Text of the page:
Take trial, adversity, suffering and persecution. By persecution I do not just mean that they stone you or you are burnt at a stake or something like that; the devil can persecute you and you can be persecuted in all sorts of ways. Now, our attitude towards those experiences, if it is the attitude which keeps in view greater spiritual value in our lives and greater spiritual helpfulness to others, then our concern to be spiritually helpful has very largely gained the victory over the adversity. I mean this - trial comes and difficulty comes. What is our first reaction? Is it to escape it, to be delivered from it, to be vindicated? It usually is the flesh's first reaction to suffering, to adversity, but I think the Lord would teach us this in His school, and He does teach us this as we go on in years. We are very slow to learn, we are very poor scholars, but we do learn as we go on through the years to begin to take an attitude like this: "Now, this suffering, this trial, this difficulty, has in it possibilities of some fresh spiritual values, it has in it the bringing of me to a place where I shall be able to help others as I have not been able to help them. I shall be more useful to the Lord if I get out of this what there is in it of spiritual meaning!" And so, you see, this concern to be spiritually helpful will be a directive in the sense that we are able to see the meaning of things, to see the possibility of things, and to be the master of them rather than that they should be our master and bring us down into defeat and despair.
Oh, this is a tremendously valuable and profitable thing in many directions, this concern for spiritual helpfulness. Well, do ask the Lord that you may be one who has such a master-passion, and that it may be kept always aflame and strengthened and deepened so that everything is governed by it, and everything is viewed in the light of it. Do not get making spiritual helpfulness a matter of this or that or any particular form and kind, but just the fact of being in a position to be of value to the Lord and to His children.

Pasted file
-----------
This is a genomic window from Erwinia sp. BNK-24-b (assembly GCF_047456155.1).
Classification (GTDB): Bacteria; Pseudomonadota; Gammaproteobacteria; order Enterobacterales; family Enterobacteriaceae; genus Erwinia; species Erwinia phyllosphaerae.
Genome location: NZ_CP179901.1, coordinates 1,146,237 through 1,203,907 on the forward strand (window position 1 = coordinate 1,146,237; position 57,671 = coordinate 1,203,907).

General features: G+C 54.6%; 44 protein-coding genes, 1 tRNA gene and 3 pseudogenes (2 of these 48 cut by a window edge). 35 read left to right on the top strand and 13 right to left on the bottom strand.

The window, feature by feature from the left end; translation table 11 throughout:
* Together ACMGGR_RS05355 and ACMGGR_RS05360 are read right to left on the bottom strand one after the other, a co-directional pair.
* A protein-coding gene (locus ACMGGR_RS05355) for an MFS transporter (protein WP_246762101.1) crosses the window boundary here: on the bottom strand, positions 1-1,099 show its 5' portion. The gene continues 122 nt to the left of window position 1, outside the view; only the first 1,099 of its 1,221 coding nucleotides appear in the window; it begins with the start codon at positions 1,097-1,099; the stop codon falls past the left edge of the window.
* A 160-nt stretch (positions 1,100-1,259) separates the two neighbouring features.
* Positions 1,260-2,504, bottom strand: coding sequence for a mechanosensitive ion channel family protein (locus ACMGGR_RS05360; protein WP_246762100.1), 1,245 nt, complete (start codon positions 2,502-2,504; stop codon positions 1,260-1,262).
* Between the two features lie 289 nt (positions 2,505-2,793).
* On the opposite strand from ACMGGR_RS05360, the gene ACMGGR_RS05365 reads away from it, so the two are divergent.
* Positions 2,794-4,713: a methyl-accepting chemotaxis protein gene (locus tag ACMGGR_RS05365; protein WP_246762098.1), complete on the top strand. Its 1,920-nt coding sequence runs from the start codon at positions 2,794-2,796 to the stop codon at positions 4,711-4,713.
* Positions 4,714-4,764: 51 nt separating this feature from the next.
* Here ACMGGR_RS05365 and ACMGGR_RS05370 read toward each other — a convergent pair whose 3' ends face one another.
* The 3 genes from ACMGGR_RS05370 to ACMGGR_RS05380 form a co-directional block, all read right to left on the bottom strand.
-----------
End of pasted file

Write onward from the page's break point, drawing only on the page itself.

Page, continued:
A Quest for the Lord Himself
Well, having said that, we can look at what this dynamic, this motive power of spiritual helpfulness, really is. It is nothing else but a mighty quest for the Lord Himself; that is what it is. The motive power of spiritual helpfulness is not the work of the Lord, is not the service of the Lord. I say that very carefully after much thought, and I want you to think about it. I think that the majority of Christians think that the real strength of spiritual helpfulness is a passion for the work of the Lord, to be in the Lord's service, that in some specific sense, not just helpfulness, but what is called 'the work', 'service', so that the service becomes the motive power of life, and life is propelled by this tremendous activity in the things of the Lord. But that is not the dynamic of spiritual helpfulness.
The apostle Paul who does not come second in the matter of spiritual helpfulness, but stands in the first place in that matter, do you realise how much there is in his writings of the personal pronoun in relation to his own spiritual life? I, I, I, in a perfectly proper and right sense, not the ego being brought into view. He is saying 'I' so often. He connects it with his own spiritual life.
"I count all things but loss for the excellency of the knowledge of Christ Jesus my Lord" (Phil. 3:8).
"I press on" (Phil. 3:14).
"I leave the things which are behind" (Phil. 3:13).
"I have not yet attained, I am not already perfect" (Phil. 3:12).
"This one thing I do" (Phil. 3:13).
You go through his writings again and see how he speaks of himself in relation to his own spiritual experience, and then note the second thing which runs side by side with that, that this in Paul's mind, Paul's heart, for himself and for those to whom he says these things, represents the very secret of spiritual helpfulness. He gathers it all up and says, "Brethren, be ye imitators of me" (Phil. 3:17). That letter to the Philippians is a letter written for the purpose of real spiritual helpfulness, and what a letter of spiritual helpfulness it is! But Paul does not write and say, "Now, look here, my friends, you must be doing this and that, you must be very busy and active and energetic in the work of the Lord. In this way you will be tremendously helpful and useful and valuable; if only you will do more, you will be more useful. If only you will be a little more busy in the things of the Lord, if only you will be a little more energetic in your activities, you will be more helpful; there will be a corresponding result in the spiritual life of others!" He does not say anything like that, and I do not think that Paul ever would have said such a thing. He would know that that is wrong, that is not true to experience. The busiest people in the things of the Lord are not always the most spiritually helpful, not always the most spiritually valuable. No, but Paul takes this line: a great master passion for the Lord Himself.